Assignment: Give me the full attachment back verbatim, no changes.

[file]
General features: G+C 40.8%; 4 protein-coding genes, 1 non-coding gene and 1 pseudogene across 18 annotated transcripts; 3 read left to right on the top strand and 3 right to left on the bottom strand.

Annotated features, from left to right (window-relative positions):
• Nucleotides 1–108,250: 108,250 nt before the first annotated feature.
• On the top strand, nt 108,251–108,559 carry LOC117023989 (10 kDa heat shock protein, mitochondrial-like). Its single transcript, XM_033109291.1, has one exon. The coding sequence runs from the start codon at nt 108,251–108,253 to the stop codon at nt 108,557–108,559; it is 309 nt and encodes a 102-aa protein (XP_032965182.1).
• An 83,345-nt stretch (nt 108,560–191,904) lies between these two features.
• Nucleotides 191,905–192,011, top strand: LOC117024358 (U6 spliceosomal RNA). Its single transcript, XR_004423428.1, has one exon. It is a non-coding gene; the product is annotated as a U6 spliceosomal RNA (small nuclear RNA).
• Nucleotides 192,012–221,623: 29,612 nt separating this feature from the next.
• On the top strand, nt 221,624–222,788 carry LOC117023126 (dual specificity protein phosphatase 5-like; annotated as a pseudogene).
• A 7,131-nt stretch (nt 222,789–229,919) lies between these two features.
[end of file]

General features: G+C 40.8%; 4 protein-coding genes, 1 non-coding gene and 1 pseudogene across 18 annotated transcripts; 3 read left to right on the top strand and 3 right to left on the bottom strand.

Annotated features, from left to right (window-relative positions):
• Nucleotides 1–108,250: 108,250 nt before the first annotated feature.
• On the top strand, nt 108,251–108,559 carry LOC117023989 (10 kDa heat shock protein, mitochondrial-like). Its single transcript, XM_033109291.1, has one exon. The coding sequence runs from the start codon at nt 108,251–108,253 to the stop codon at nt 108,557–108,559; it is 309 nt and encodes a 102-aa protein (XP_032965182.1).
• An 83,345-nt stretch (nt 108,560–191,904) lies between these two features.
• Nucleotides 191,905–192,011, top strand: LOC117024358 (U6 spliceosomal RNA). Its single transcript, XR_004423428.1, has one exon. It is a non-coding gene; the product is annotated as a U6 spliceosomal RNA (small nuclear RNA).
• Nucleotides 192,012–221,623: 29,612 nt separating this feature from the next.
• On the top strand, nt 221,624–222,788 carry LOC117023126 (dual specificity protein phosphatase 5-like; annotated as a pseudogene).
• A 7,131-nt stretch (nt 222,789–229,919) lies between these two features.